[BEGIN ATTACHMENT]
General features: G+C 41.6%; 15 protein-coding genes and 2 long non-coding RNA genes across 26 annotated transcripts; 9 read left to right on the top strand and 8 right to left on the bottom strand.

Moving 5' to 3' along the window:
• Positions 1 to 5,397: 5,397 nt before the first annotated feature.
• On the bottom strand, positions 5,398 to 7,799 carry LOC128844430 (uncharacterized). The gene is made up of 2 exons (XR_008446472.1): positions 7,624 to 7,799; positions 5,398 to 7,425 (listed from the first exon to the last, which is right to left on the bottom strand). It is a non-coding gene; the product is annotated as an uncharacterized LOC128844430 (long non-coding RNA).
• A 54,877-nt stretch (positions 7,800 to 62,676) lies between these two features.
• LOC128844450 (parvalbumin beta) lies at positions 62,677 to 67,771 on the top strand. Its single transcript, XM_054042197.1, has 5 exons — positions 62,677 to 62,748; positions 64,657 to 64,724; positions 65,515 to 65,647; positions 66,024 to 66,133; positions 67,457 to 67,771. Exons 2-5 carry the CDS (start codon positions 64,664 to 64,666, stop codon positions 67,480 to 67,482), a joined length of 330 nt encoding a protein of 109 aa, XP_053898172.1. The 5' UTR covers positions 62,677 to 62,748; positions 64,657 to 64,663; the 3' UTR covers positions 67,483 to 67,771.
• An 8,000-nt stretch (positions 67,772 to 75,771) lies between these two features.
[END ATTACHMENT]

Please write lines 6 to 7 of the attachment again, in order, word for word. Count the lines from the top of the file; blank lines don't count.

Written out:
• LOC128844450 (parvalbumin beta) lies at positions 62,677 to 67,771 on the top strand. Its single transcript, XM_054042197.1, has 5 exons — positions 62,677 to 62,748; positions 64,657 to 64,724; positions 65,515 to 65,647; positions 66,024 to 66,133; positions 67,457 to 67,771. Exons 2-5 carry the CDS (start codon positions 64,664 to 64,666, stop codon positions 67,480 to 67,482), a joined length of 330 nt encoding a protein of 109 aa, XP_053898172.1. The 5' UTR covers positions 62,677 to 62,748; positions 64,657 to 64,663; the 3' UTR covers positions 67,483 to 67,771.
• An 8,000-nt stretch (positions 67,772 to 75,771) lies between these two features.